• FitzjamesHorse

    Oh good omen here.
    That city in the North West wants to be a city of culture and already most of the posts are about the name of the city.
    Persoanlly I cant support it (my lack of support is something the organisers will have to overcome).

    Belfast tried for this.
    Dont know how much it all cost.
    But I know if you spend money……somebody else gets it.
    Which leads me to believe nobody organising these City of Culture/Commonwealth & Olympic Games jamborees will actually be poorer as a result.
    Some PR firm somewhere always does well.

    Let the organisers put their own money into the effort…..I know its a novel suggestion.

    Its a bit like Mel Brooks and The Producers movies. It does not actually matter to the organisers whether Derry/Londonderry is successful.
    It only matters to the ratepayers.

  • martin r

    Londonderry, UK City of Culture 2013

    Is this a wind up, has April 1st crept up on me un-noticed this year????

  • martin r

    As an afterthought, maybe the money spent on this could be given to Derry City FC and then at least they’d have a football team!

  • union mack

    Christ Almighty what a thought, they were so careful with the massive sums they recieved for Paddy Mc and wee Niall I guess it’s deserving!

  • Neil


    hate to be another party pooper, but am I not correct in recalling Derry had been advised not to enter as it had zero chance of being succesful? In that situation is it not simply a waste of money? Will anything be said when Derry fails in it’s bid, wasting however much money on a competition it couldn’t win from the get go?

    Just another example of the NI mentality, that somehow we’re entitled or important on the world stage? Like people hypothesising about Brown coming here, when dozens of world leaders were meeting to discuss Afghanistan and while the Haitian earthquake was front page news. In reality we don’t matter that much, but we fail to grasp this. In much the same way some Derry wans have decided that it’s a great old place, so advice be damned and put in for city of culture anyway.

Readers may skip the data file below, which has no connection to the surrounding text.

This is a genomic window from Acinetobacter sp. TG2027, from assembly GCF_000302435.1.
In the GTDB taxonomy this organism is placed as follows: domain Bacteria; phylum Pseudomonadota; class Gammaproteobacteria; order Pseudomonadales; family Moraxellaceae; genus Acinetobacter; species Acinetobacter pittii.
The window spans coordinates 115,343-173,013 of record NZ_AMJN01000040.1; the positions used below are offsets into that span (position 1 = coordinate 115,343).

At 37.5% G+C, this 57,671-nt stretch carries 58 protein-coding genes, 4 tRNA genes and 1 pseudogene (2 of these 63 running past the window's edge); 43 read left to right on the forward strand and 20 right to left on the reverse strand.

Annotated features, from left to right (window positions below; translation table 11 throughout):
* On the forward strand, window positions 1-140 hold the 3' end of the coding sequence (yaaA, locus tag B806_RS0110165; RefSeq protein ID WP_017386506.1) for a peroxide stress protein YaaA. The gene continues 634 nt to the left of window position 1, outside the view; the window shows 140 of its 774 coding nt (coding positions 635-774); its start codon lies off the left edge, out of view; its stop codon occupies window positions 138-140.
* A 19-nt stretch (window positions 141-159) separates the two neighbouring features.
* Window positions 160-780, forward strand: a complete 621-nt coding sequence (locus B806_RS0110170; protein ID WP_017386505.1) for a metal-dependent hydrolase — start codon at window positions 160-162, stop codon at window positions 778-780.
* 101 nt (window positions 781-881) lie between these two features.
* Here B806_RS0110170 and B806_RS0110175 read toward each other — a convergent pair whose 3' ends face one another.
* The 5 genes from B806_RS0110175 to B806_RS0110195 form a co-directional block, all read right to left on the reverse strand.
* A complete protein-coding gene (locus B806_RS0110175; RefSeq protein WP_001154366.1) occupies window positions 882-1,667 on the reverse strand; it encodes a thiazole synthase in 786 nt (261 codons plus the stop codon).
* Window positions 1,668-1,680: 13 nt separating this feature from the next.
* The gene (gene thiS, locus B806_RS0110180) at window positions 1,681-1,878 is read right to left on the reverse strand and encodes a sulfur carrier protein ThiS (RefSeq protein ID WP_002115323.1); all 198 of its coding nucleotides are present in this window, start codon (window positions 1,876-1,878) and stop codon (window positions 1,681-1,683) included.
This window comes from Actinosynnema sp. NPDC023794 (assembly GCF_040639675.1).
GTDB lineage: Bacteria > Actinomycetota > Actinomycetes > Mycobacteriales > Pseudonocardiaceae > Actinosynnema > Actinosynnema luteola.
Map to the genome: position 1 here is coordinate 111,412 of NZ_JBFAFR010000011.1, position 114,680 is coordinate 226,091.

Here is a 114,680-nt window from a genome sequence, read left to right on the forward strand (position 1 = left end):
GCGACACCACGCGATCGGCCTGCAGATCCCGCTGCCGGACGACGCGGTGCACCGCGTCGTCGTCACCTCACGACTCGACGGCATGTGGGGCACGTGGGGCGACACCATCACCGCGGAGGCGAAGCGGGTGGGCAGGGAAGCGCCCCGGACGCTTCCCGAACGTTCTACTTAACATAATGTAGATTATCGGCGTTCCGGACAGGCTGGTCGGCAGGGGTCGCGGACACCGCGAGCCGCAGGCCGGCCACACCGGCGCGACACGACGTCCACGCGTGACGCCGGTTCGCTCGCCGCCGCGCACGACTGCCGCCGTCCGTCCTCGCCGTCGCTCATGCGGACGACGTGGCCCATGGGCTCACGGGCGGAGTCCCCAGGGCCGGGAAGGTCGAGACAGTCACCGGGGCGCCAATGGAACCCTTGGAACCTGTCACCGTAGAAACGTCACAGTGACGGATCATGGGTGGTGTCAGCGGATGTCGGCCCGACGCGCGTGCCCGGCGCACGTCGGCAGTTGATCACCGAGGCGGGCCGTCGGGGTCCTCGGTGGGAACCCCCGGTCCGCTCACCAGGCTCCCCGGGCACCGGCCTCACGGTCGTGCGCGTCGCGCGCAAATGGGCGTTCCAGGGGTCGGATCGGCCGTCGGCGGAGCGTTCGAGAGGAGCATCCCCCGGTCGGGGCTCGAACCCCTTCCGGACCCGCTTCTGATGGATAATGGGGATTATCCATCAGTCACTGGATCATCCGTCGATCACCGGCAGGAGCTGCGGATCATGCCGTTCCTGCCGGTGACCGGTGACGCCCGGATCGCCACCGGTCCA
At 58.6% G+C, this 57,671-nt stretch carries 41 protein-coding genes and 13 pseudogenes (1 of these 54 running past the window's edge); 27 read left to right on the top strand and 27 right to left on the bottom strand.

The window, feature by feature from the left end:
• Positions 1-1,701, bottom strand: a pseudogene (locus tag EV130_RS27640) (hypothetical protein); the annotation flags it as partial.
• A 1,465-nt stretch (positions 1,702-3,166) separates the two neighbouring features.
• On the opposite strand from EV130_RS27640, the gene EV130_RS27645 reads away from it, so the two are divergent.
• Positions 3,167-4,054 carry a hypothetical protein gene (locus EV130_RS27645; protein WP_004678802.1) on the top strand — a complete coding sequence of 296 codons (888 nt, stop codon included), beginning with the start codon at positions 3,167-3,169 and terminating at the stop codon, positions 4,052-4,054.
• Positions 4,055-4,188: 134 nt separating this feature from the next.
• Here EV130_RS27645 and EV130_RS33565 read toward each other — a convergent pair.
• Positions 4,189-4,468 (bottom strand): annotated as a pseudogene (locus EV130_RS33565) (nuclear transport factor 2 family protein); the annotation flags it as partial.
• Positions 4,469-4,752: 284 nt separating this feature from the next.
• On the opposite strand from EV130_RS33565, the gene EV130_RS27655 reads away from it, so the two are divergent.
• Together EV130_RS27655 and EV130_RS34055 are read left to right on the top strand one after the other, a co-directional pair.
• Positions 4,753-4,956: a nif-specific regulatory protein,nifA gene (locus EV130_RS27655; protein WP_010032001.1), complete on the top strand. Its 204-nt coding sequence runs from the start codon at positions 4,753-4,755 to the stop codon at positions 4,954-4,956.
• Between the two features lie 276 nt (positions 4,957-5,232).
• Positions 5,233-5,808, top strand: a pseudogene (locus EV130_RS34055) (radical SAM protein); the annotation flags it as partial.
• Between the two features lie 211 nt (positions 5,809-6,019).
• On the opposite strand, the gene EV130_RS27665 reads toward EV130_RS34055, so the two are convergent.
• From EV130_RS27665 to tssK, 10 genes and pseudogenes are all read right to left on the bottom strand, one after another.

• This is old news Brian, there was a discussion about it here some time ago and someone rightly pointed out that it is a pretty meaningless, second rate competition. No doubt our rates hike will be going to fund this ‘Kugel Fresh’ type prize when they can’t even provide sand/grit bins for the cold weather. This money would be far better spent in any number of ways, including community programmes (even arts and culture wans), but the money goes as usual to the city centre heritage and riverside gentrification black hole. Here’s hoping the Council don’t get it, it will only encourage them.

  • abc123

    BryanS – “Am I wrong in thinking that some unionist people only started to call it Londonderry in everyday speech as a reaction to the IRA?”

    Unionists didn’t have a problem either way as they knew the official title kept the link with London. Then Pan-Nationalists started to insist that the name was Derry at all times. That caused many people to start using the official title again. It’s not unusual around the world for some cities to use shortened names. At least SF now recognise the value in the link with the City of London. Best wishes to Londonderry and their bid for the city of culture.

  • socaire

    addition to message 9. ilex is holly, quercus is the oak

  • BryanS

    This is most unsatisfactory. How am I ever going to learn Irish if you keep changing your mind on the word for oak
    Confused North Down

  • smellybigoxteronye

    Bryan S, abc123 is absolutely correct.

    Unionists call Londonderry “Derry” in the same colloquial way they might call Newtownards “Ards” or Carrickfergus “Carrick”.

    This is not the same as the Nationalist behaviour of zealously only calling it “Derry”, with a complete (and petty IMO) outright objection to the word “London”. Any Unionists calling it solely Londonderry is merely a reaction to this general Nationalist behaviour that became its most aggressive throughout the recent troubles – it is not specifically a reaction to the IRA.

  • joeCanuck

    smelly fellow,

    But they don’t call Ards LondonNewtonards or Carrickfergus (once my hometown) LondonCarrickfergus. You’re comparing oranges to lemons.

  • smellybigoxteronye